The history of that seminal movement may be new to some, but the subject matter is not. Martin Luther King Jr. day just passed, and it is still hard to reconcile the fact that racial and gender discrimination are both sadly alive and well. On a recent show on KPFK’s Democracy Now, Amy Goodman held a discussion on the eve of Martin Luther King Jr. day to discuss the mass Incarceration of Black Americans. She quoted Michelle Alexander who revealed a startling fact, “…there are more African Americans percentage-wise imprisoned in the United States, more black people, than were at the height of apartheid South Africa.” How could I not know this fact?

I grew up in California, and was extremely fortunate to receive the best possible education while attending public school. Mind you, it was in Beverly Hills, so that sort of removes it from comparison to any other public educational institutions. My first year in High School, 1970, was the first year of busing for the school. In my high school, of course it was one-way busing. I’ll explain. Busing, for those of you unfamiliar with the term, was the forced busing of students from one part a city to another, as a means to de-segregate schools, and was a direct result of the Civil Rights Act of 1964. All over America the cities themselves were and to a great degree, and still are, racially segregated. School districts lines were intentionally created to segregate schools and were often, (see Jim Crow laws) conscious efforts to send black and in Los Angeles, Mexican children, to inferior schools. But they did not “bus” the wealthier white kids to the schools in the poorer communities of color, all that way across town. We never talked about that as students; we just went on about our integrated lives while taking courses such as “Black Studies” and “Native American Studies.”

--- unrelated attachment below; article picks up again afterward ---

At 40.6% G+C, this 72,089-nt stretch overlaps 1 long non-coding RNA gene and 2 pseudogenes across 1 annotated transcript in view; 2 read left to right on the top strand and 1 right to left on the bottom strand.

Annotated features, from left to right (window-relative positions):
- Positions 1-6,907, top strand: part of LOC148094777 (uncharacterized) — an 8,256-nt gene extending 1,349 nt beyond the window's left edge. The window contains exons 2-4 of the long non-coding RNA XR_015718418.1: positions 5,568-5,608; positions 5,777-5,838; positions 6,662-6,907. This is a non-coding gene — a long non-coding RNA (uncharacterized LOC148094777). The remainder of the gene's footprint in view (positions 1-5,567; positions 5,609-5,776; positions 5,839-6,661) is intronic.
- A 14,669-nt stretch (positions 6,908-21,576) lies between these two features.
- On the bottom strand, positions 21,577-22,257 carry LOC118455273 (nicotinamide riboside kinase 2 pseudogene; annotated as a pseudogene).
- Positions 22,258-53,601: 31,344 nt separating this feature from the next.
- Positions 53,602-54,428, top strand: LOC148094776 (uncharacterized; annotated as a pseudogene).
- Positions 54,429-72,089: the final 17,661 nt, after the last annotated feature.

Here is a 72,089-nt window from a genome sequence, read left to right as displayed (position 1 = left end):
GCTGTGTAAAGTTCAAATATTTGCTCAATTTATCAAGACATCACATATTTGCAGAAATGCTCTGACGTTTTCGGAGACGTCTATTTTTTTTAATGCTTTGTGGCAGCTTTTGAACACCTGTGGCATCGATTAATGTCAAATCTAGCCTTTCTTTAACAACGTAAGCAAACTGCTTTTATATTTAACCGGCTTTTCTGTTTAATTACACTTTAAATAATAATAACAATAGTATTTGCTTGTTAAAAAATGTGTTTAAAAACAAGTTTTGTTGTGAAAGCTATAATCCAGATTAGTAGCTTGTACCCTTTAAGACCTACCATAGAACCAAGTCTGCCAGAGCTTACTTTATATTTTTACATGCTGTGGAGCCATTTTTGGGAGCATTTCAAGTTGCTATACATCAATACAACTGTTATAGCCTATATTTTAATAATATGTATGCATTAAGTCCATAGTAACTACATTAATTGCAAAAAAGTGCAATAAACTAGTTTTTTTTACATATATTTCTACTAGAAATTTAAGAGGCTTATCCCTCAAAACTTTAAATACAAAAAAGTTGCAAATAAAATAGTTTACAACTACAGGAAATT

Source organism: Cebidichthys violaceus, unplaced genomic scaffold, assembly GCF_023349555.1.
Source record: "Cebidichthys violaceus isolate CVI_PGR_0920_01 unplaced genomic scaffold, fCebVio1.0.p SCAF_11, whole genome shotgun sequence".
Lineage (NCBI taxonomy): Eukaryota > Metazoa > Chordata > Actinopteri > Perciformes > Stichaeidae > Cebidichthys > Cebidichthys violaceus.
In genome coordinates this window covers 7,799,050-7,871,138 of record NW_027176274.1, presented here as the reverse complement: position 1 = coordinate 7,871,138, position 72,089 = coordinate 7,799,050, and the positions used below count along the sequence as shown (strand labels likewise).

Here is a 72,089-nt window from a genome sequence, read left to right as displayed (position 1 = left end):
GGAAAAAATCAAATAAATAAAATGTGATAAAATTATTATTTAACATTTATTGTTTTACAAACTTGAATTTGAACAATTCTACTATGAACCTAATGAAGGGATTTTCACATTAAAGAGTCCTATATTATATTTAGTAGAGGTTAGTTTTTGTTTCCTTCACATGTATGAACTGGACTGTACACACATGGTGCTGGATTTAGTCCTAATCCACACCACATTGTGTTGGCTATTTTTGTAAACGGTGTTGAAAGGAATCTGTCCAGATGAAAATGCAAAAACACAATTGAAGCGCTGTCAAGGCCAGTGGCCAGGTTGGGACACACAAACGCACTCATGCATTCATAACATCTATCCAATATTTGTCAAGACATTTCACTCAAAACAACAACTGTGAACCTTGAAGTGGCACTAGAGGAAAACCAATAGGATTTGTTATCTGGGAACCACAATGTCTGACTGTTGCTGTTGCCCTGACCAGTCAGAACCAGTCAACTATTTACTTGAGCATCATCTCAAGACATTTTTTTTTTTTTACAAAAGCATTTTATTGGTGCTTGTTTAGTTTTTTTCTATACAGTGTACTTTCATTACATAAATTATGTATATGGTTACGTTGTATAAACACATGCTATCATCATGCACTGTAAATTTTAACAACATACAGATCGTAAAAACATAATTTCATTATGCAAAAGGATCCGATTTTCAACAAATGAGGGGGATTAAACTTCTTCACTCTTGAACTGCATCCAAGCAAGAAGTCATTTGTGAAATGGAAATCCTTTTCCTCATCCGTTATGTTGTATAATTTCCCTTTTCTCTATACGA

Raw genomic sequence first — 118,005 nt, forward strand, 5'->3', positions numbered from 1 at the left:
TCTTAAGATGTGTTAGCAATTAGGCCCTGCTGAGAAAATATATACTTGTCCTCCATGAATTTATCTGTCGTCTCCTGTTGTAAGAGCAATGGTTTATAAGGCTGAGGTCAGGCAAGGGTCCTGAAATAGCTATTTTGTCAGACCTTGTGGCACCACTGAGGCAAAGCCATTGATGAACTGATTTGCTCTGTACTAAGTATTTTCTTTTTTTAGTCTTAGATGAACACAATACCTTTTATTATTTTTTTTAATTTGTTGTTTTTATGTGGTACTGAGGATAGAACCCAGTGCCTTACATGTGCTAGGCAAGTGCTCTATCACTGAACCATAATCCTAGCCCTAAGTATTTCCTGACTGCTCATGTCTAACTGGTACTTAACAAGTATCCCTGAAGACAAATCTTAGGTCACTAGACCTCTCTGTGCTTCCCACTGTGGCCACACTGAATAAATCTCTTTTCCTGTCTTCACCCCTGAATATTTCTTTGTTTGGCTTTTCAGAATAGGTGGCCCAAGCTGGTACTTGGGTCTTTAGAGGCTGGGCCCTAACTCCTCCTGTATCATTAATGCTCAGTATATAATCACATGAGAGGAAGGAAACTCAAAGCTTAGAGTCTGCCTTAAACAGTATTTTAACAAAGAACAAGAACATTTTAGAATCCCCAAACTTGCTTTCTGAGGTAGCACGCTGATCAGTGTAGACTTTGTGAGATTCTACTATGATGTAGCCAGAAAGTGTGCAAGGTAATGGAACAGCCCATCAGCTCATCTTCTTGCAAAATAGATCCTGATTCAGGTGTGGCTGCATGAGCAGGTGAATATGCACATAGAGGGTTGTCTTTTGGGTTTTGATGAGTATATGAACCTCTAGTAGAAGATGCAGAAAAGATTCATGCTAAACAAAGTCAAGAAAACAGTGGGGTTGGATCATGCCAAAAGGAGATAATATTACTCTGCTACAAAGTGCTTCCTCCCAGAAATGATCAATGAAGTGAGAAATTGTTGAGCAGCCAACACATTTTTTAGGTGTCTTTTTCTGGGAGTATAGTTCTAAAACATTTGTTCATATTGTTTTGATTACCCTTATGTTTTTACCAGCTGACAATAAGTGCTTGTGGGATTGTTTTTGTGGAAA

I don’t remember which class it was in, but we were shown the 1955 film Nacht und Nebel (“Night and Fog)” by Alain Resnais. It was an absolutely horrifying experience as a documentary short film about the horrors of the Nazi Concentration Camps. I never forgot those two words.

2.Global Partnership in Technology